Viktor Arvidsson might be about the size of a spark plug, but this season, no Nashville Predators player has been as adept at starting heavy machinery.
In a breakout season, the 5-foot-9, 180-pound left winger has morphed from interesting third-liner to joining center Ryan Johansen and right winger Filip Forsberg on a first line that is steadily exhibiting the chemistry to carve up any opponent.
That line will be the Detroit Red Wings' problem Saturday night in Bridgestone Arena, where Nashville welcomes its former Central Division rival to town in the second of a three-game homestand.
Arvidsson's imprint was all over Thursday night's 2-0 blanking of Edmonton. He started the scoring in the second period with a blistering slap shot over the right shoulder of goalie Cam Talbot at 1:26, then fed Johansen for the second goal at 19:21 of the second.
In 49 games -- he missed two last month because of injury -- Arvidsson has 13 goals and 19 assists, putting him third on the team in scoring behind Johansen and Forsberg. His plus-14 rating is bettered on the team only by defenseman Matt Irwin's plus-17.
Coach Peter Laviolette wasn't shy after the win when asked about the difference in the first line.
"It's the fact that Arvy has evolved into the player that he is," Laviolette said. "His speed, his tenacity, his ability to get his shot off -- as in his goal. They are getting time to find chemistry over time."
Arvidsson's steady effort and production is one reason that Nashville (25-18-8) is 8-2-1 in its last 11 games and has picked up points in six straight home games. The Predators enter this one three points ahead of St. Louis for third place in the Central Division and nine points behind Chicago for second place.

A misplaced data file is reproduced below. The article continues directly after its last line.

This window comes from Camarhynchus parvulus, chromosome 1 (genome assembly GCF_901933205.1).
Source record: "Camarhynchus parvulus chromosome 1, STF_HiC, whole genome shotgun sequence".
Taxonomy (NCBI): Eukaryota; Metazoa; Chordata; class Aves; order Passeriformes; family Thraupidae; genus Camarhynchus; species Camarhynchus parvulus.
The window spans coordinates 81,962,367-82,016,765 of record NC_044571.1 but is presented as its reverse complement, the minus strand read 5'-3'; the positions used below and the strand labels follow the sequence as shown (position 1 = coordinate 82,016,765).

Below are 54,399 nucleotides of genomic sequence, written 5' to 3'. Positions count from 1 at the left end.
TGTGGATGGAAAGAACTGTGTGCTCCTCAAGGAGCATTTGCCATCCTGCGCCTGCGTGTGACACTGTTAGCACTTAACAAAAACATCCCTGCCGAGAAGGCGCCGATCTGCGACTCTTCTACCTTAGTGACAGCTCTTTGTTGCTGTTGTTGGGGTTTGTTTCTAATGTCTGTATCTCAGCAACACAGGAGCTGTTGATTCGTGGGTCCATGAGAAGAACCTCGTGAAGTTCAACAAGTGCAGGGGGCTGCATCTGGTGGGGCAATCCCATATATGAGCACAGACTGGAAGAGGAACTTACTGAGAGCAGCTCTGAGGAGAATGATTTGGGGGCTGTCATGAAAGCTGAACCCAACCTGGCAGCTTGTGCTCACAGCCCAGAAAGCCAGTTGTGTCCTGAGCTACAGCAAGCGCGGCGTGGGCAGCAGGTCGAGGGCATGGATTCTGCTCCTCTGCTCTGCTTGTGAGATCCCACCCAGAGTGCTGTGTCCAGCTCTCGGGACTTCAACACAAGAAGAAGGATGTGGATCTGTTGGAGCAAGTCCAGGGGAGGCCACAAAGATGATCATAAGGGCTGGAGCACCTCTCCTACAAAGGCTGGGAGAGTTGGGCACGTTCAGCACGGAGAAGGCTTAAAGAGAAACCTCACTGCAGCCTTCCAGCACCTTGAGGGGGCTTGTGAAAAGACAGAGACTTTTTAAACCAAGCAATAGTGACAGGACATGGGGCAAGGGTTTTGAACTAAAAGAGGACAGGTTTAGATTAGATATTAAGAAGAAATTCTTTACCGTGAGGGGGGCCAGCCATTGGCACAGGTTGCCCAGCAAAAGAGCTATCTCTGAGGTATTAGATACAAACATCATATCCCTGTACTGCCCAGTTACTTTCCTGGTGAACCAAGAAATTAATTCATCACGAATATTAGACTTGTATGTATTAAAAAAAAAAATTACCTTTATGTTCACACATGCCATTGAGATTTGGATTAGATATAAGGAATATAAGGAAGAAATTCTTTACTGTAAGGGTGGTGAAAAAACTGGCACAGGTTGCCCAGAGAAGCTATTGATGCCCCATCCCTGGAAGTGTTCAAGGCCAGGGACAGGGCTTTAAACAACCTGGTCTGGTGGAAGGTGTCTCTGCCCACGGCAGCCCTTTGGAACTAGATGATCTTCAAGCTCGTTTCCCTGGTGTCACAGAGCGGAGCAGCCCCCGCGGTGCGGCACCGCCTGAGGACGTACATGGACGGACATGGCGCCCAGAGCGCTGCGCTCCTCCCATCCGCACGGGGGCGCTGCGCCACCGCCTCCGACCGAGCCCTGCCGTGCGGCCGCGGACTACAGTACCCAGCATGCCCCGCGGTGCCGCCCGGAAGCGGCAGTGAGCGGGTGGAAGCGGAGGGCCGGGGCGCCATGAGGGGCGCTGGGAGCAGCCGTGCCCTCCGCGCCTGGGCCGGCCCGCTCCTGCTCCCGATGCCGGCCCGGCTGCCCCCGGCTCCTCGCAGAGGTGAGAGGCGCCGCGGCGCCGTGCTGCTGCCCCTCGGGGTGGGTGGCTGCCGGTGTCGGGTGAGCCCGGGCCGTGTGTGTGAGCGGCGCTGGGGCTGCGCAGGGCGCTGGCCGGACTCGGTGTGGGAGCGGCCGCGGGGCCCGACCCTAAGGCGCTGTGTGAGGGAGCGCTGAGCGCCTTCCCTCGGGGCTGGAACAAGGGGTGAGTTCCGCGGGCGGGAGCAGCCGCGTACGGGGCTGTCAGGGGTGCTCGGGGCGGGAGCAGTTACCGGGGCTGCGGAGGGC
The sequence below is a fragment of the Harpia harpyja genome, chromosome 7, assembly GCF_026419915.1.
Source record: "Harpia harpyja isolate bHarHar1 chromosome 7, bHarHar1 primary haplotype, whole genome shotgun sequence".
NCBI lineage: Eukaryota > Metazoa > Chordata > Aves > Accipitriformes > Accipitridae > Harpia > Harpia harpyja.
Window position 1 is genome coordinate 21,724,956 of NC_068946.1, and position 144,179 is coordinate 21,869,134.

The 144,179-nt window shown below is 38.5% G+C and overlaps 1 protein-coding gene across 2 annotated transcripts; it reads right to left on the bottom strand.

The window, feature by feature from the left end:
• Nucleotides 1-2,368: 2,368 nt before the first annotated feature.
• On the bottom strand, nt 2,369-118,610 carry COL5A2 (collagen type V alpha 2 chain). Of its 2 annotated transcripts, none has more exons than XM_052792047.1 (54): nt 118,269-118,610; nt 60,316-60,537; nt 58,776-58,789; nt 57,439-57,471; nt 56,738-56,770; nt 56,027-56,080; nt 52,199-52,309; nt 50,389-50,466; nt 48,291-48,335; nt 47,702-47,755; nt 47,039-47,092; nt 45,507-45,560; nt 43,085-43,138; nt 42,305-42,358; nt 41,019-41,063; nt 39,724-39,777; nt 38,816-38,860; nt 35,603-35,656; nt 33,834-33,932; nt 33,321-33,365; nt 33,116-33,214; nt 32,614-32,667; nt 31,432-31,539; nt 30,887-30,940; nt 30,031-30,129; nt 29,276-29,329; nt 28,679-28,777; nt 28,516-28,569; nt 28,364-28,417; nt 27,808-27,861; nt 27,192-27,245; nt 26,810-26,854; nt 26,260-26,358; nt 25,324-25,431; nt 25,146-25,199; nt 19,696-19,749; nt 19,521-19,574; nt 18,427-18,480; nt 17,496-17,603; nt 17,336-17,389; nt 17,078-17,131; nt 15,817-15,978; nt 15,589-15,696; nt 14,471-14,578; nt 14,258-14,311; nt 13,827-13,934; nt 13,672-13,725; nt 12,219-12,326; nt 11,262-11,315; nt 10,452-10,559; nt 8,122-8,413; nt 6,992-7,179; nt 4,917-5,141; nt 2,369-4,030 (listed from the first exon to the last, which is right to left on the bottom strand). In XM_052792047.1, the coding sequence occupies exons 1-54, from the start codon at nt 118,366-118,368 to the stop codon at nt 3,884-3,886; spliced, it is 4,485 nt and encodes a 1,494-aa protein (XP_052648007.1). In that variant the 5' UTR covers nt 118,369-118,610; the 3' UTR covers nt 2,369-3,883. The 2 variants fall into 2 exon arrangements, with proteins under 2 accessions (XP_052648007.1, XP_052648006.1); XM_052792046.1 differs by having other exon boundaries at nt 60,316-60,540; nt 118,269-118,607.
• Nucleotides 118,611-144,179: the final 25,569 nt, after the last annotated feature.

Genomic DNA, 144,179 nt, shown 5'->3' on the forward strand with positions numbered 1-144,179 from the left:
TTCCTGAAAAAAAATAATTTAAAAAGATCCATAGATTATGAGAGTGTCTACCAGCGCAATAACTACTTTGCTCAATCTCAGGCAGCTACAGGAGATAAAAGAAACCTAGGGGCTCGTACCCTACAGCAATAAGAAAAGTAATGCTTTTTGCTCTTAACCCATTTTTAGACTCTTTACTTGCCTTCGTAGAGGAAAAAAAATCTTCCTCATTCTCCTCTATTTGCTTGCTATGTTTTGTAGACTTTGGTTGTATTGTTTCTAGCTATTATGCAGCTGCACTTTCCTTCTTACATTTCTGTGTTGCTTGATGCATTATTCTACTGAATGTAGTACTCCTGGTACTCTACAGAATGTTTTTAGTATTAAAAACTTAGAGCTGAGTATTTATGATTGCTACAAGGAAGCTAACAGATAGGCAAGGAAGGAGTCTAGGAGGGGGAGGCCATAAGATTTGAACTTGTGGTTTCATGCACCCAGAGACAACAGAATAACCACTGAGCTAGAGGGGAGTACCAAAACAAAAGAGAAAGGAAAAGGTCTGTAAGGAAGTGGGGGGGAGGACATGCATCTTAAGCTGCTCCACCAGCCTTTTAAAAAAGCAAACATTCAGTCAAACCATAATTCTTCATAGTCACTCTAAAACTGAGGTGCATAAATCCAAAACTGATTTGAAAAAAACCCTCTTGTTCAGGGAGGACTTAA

Meanwhile, Detroit (21-21-9) has work to do if it is going to extend its playoff streak to 26 consecutive seasons. Even after a 5-4 win Friday night over the New York Islanders in Joe Louis Arena, the Red Wings are seven points out of the Eastern Conference's last playoff spot and would have to jump over six teams to get there.
Outshot 36-24 by by the Islanders, the Red Wings prevailed when Danny DeKeyser's point shot caromed off two Islanders defenders and past goalie Thomas Griess at 19:32.
"We obviously got a bounce on that one," Detroit coach Jeff Blashill said. "I thought our compete level was really good. I thought our energy was really good. We've got to be a little tighter, but this has been a resilient bunch, that's for sure."
The Red Wings got a goal and an assist each from Henrik Zetterberg and Anthony Mantha, plus two assists from Tomas Tatar and 32 saves from Petr Mrazek. But they lost Frans Nielsen after the second period to an upper-body injury and his status for Saturday night won't be known until hours before puck drop.
Detroit has won five straight meetings in the last three seasons against Nashville, including a 5-3 decision on Oct. 21 at home in a game where the Predators lost multiple skaters as the evening progressed due to food poisoning.